public double ReadBid(String p_sym){
    double bid;
    synchronized (the_list) {
        Qte q = Qte.FindBySym(the_list, p_sym);
        bid = q.bid;
    }

    return bid;
}

I'm not sure if it's just my taste or there's some concurrency gotcha involved, but at the very least it looks cleaner to me ;-).

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Yes this will work, anyway you don't need to do it yourself since it is already implemented in the Collections framework

Collections.synchronizedList

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1  
A synchronized List won't work, since he updates attributes of the entries at the list in that syncronized block –  Hardcoded May 19 '10 at 7:44

Your approach should do the trick, but as you stated, there can only be one reader and writer at a time. This isn't very scaleable.

There are some ways to improve performance without loosing thread-safety here.
You could use a ReadWriteLock for example. This will allow multiple readers at a time, but when someone gets the write-lock, all others must wait for him to finish.

Another way would be to use a proper collection. It seems you could exchange your list with a thread-safe implementation of Map. Have a look at the ConcurrentMap documentation for possible candidates.

Edit:
Assuming that you need ordering for your Map, have a look at the ConcurrentNavigableMap interface.

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What you have will work, but locking the entire list every time you want to read or update the value of an element is not scalable. If this doesn't matter, then you're fine with what you have. If you want to make it more scalable consider the following...

You didn't say whether you need to be able to make structural changes to the_list (adding or removing elements), but if you don't, one big improvement would be to move the call to FindBySym() outside of the synchronized block. Then instead of synchronizing on the_list, you can just synchronize on q (the Qte object). That way you can update different Qte objects concurrently. Also, if you can make the Qte objects immutable as well you actually don't need any synchronization at all. (to update, just use the_list[i] = new Qte(...) ).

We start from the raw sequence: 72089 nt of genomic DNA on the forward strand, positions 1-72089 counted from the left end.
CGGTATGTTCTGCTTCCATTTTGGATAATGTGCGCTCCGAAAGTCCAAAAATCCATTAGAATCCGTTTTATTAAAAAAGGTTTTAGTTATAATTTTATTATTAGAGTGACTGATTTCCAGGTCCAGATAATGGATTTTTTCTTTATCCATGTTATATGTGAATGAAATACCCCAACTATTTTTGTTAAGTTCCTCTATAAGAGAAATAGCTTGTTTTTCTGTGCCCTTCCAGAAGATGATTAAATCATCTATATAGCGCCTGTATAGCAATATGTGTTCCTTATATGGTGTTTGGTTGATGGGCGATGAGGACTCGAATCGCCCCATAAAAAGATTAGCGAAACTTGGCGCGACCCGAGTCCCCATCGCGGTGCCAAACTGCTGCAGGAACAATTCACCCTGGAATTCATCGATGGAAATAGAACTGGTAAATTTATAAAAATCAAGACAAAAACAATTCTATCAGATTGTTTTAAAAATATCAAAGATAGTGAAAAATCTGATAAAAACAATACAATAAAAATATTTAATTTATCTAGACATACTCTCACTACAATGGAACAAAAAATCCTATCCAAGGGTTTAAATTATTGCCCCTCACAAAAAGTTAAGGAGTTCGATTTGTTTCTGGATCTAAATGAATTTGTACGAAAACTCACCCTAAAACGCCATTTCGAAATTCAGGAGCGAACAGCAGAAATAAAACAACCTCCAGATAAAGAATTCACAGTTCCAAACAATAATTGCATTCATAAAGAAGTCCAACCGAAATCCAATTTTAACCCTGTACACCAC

If you do need to be able to make structural changes to the list, you can use a ReentrantReadWriteLock to allow for concurrent reads and exclusive writes.

I'm also curious why you want to use an ArrayList rather than a synchronized HashMap.

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does seem a hashmap makes much more sense. i probably default to list too much without thinking. the immutable thing on a single Qte object might help part of the problem. but i need to work a little more to understand it. what is the syntax that makes Qte objects immutable, or i will search. also, does immutable mean that to 'change' the object i need to re-assign it? (i'm looking at the text in the response saying, "to update, just use the_list[i] = new Qte(...)" –  jeff May 19 '10 at 16:48
    
Immutable means "cannot be changed". For example Strings are immutable, whereas StringBuffers are mutable. You can't change the value of a String object (e.g., you can't say String s = "a"; s.append("b"); . An immutable Qte class would have bid price, ask price and last price as final member variables and these 3 values would be passed into the constructor. The member variables can be public or you can have a getter (but no setter) for each. –  Angus May 21 '10 at 15:39
    
Also, regarding DJClayworth's comment that "you will either get the price before or the price after the write", this is only true if Qte.bid is a 32-bit (or less) value or volatile. For 64-bit non-volatile values it's possible to read in the middle of a write and get bad data (see the java language spec, section 17.7 for details) so you need to either change Qte.bid to be a float or int or leave it a double and declare it volatile (if it's not already). Once that's done you you can safely read and write q.bid without synchronization. (and you can ignore my immutability suggestion) –  Angus May 21 '10 at 15:50